However, to be clear, God doesn’t need me on his mission, and it’s not out of any spiritual qualification that I’m being sent. I’ve made mistakes, missed opportunities, and hurt people and despite my best efforts, will continue to do so in the future. Even my best performance, Isaiah says, is like “filthy rags” compared to God’s righteousness. Going doesn’t make me any “better” in God’s eyes, because the gospel says I’m already a complete failure whose status before God comes 100% from Jesus’s cleansing sacrifice. That means that I could quit tomorrow and spend the next year reading BTS fanfiction instead, and God would love me the exact same.
The second reason I’m going is so I could experience God in a new way. Something I’ve been thinking about is how my experience of God became richer the more I stretched myself in ministry. Before, when my life consisted of consumning anime and YA novels, going to school, and sitting in a church service once a week, how much of God did I get to experience? No one to annoy me, so it was (relatively) easy to be patient. It’s (relatively) easy to love my family and friends, so love was easy. Nothing to persevere past (besides the Shingeki no Kyojin mid-season slump), no one to exhort or rebuke, no one exhorting or rebuking me. Christian life was easy and uneventful, and in my mind, I was a loving, patient, persevering person.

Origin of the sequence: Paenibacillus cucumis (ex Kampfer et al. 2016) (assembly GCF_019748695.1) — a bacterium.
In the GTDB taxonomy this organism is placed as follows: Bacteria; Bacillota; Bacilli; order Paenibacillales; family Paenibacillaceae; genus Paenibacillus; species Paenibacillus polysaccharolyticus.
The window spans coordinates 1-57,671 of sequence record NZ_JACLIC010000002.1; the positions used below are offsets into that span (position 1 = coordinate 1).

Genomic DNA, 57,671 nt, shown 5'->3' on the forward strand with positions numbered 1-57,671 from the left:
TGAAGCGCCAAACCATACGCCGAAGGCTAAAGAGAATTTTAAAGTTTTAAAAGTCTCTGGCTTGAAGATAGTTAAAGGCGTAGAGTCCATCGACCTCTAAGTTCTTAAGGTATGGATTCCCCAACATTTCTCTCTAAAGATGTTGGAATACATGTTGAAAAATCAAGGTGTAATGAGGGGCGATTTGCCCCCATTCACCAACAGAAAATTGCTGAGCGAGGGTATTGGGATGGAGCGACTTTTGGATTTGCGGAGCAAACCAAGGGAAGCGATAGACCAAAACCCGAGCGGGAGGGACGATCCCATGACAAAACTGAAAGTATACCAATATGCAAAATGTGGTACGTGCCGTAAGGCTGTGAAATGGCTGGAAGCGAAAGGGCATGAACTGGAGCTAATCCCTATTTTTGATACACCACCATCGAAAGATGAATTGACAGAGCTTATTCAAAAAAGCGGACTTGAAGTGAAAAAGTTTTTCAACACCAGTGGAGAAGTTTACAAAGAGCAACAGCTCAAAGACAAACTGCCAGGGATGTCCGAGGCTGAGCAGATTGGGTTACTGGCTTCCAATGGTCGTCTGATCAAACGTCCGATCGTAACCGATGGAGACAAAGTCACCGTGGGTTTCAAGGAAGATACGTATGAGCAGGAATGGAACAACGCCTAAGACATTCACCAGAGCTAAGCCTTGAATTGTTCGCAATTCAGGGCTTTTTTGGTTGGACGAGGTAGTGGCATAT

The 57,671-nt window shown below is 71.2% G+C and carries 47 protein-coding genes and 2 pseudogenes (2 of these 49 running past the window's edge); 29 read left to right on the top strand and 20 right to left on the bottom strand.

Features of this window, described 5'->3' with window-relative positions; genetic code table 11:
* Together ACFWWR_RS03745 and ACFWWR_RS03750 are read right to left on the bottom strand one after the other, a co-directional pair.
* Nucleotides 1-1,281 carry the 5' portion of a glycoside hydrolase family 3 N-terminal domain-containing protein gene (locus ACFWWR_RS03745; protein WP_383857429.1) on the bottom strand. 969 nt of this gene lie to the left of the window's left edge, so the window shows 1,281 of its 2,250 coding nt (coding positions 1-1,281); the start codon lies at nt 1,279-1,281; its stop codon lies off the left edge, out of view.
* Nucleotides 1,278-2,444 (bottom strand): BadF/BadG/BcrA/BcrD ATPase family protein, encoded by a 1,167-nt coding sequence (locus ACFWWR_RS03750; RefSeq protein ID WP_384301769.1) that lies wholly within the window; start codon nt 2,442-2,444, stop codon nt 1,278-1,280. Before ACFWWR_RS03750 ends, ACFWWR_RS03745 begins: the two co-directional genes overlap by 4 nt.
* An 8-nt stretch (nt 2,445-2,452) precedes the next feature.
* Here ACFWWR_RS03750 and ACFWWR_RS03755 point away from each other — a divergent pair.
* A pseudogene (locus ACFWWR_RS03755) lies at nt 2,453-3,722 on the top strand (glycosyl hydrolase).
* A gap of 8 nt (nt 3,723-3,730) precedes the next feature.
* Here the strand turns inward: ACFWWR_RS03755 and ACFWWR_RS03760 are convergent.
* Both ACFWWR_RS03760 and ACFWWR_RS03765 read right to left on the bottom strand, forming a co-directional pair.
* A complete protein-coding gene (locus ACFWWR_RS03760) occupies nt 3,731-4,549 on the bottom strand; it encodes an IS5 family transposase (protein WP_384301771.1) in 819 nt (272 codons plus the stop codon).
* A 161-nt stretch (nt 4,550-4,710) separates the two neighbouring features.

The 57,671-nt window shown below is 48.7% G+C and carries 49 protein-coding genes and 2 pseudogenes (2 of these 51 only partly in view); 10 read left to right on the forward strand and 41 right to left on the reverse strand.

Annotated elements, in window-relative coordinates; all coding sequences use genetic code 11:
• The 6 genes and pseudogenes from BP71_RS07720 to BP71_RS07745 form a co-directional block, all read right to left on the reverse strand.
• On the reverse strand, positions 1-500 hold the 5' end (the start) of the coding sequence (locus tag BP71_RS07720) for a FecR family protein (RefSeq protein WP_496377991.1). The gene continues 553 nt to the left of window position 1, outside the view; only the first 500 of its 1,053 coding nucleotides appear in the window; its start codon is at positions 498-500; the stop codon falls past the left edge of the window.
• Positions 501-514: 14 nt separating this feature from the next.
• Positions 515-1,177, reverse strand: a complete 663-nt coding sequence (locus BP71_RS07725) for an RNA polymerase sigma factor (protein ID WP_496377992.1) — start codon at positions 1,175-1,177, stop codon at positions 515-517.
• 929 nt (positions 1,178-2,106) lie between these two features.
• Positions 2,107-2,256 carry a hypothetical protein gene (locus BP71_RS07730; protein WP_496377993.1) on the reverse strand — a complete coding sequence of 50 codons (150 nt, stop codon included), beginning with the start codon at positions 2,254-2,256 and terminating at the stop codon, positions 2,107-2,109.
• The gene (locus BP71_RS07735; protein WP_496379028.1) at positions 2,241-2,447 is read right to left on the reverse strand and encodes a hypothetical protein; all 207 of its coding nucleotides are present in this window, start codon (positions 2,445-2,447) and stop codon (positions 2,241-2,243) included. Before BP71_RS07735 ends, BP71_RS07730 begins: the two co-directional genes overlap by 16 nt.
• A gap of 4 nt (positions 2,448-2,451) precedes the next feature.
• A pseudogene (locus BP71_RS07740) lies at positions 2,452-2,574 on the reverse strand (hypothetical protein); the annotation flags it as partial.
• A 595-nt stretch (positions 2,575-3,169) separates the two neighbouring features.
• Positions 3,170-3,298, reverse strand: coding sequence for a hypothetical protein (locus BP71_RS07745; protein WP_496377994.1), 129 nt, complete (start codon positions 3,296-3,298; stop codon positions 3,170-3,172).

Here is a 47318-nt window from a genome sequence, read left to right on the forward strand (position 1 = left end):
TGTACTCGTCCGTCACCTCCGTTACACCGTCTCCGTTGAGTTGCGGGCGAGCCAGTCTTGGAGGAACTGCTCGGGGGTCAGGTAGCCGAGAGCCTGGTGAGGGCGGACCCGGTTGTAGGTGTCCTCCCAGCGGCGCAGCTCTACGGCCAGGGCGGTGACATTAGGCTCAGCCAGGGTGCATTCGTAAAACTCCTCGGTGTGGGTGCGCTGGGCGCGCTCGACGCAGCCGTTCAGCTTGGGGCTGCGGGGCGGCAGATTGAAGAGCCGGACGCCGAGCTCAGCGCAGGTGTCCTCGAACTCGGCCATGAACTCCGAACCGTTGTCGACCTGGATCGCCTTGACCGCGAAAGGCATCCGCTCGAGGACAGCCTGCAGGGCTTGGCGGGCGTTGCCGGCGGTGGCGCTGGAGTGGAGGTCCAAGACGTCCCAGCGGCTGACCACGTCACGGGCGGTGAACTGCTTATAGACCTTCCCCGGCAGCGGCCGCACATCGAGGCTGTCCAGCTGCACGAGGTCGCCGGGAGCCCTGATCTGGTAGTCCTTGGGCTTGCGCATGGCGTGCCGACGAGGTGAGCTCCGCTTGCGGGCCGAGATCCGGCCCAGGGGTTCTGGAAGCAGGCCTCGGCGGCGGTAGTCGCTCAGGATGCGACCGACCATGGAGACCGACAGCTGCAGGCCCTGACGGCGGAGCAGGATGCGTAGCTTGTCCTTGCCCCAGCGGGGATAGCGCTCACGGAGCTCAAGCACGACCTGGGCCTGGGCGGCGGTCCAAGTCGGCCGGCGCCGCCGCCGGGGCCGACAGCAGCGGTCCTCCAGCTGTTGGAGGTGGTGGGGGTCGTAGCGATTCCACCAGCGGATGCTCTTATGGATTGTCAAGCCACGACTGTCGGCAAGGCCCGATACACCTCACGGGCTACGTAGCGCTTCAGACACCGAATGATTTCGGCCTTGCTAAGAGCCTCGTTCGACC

When I started to work together to do ministry, bumping up against others, all that changed. People annoyed me and I annoyed people. I saw how unloving and selfish I actually was when I tried and failed to love younger sisters. So when pushed beyond my comfort zone, I saw my own sin more clearly, I experienced more of God’s grace, and I was able to grow.
Going to Pittsburgh will do that to me, even more so. It’s a huge blessing that I can go, when I know there are so many of my peers who would love to go but have many circumstances preventing them. I’m thankful that out of love and grace, my church is willing to spend resources so I can experience this.
That was a very long post. (That’s the purpose of a blog, to give opinionated people like me the opportunity to talk as long as I want with no one to interrupt me!) This upcoming week, I’ll be camping in Yosemite (No internet! No showers! No real beds!) and then to the Bay Area for CPI training.
Have fun poking around my website! It’s under construction and really jank right now(it’s just a bunch of code forked/copy/pasted from the internet and strung together with HTML), so the design might get switched up. Let me know what’s broken so I can fix it.